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Speaking on the five-year anniversary of the financial crisis, U.S. President Barack Obama said on Monday that he will not negotiate with lawmakers about raising the U.S. debt ceiling.
In a blistering warning to congressional Republicans, Obama said it would be the "height of irresponsibility" for lawmakers to cause another economic crisis just five years after the collapse of the nation's financial system.
The government has been bumping up against its $16.7 trillion debt ceiling since May.
(Read more: Summers' exit eases pressure for budget tradeoffs)
"I cannot remember a time when one faction of one party promises economic chaos if it can't get 100 percent of what it wants," Obama said Monday. "That's never happened before."
The president spoke at a White House event pegged to the fifth anniversary of the bankruptcy of Lehman Brothers. The White House used the anniversary to lay out the president's markers for upcoming fiscal fights with Congress over funding the government and raising the nation's debt limit.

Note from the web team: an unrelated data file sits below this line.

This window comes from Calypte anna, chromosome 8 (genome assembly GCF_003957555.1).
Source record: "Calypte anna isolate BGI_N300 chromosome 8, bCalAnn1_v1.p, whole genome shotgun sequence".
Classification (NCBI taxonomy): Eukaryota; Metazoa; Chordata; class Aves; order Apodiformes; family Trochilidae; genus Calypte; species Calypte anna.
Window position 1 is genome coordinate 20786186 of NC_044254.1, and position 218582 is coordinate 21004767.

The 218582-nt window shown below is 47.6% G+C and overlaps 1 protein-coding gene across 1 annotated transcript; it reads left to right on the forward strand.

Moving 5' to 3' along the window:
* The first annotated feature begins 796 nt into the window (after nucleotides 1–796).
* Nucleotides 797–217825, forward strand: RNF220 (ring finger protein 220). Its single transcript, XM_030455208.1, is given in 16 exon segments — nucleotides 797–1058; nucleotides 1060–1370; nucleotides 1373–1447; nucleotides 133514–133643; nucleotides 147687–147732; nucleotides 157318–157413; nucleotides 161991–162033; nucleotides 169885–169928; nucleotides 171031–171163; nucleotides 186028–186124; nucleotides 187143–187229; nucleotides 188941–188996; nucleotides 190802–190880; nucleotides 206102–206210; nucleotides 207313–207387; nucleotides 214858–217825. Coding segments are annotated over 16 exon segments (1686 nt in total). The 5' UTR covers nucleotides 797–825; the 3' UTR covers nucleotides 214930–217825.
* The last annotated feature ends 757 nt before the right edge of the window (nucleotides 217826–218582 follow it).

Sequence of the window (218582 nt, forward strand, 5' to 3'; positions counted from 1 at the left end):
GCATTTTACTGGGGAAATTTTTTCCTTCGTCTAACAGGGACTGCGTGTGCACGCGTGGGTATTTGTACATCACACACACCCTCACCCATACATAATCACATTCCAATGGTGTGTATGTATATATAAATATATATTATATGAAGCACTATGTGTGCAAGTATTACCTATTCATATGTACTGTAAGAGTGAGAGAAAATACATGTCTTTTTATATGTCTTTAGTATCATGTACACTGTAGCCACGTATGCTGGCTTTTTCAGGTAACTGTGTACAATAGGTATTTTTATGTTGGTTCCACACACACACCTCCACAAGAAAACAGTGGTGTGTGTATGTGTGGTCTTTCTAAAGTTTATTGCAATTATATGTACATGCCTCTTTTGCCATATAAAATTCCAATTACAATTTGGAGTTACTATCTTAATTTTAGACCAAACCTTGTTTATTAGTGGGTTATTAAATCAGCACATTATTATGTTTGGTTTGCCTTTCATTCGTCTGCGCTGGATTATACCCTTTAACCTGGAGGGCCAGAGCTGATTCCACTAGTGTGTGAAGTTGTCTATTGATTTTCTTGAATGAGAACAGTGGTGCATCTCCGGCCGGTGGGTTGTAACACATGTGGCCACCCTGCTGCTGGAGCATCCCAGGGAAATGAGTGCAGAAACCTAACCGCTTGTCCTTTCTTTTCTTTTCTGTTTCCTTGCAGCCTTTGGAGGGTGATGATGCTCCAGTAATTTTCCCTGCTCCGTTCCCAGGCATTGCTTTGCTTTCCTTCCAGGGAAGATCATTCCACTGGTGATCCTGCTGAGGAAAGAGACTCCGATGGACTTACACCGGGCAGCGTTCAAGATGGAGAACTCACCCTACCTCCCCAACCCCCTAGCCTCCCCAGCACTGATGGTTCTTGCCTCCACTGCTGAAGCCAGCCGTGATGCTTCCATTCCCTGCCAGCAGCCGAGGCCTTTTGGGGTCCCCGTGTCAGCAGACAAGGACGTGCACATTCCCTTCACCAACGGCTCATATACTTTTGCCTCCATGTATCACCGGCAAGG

(Read more: Why government probably can't close rich-poor gap)
Some conservative Republicans say they will only extend current spending levels or increase the debt ceiling if Obama delays putting in place his health care law, a condition Obama has flatly rejected. Others say the scheduled spending cuts should stay in place to reduce the deficit.
The president was flanked by Americans the White House says have benefitted from his administration's economic and banking policies. Those policies, he said, have laid a "new foundation" for economic growth, though he acknowledged that the recovery is not being felt by many middle class Americans.
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Polling show the public is not convinced that the economy is on the mend. Only one-third say the economic system is more secure now than in 2008, and 52 percent say they disapprove of Obama's handling of the economy, according to a Pew Research Center poll.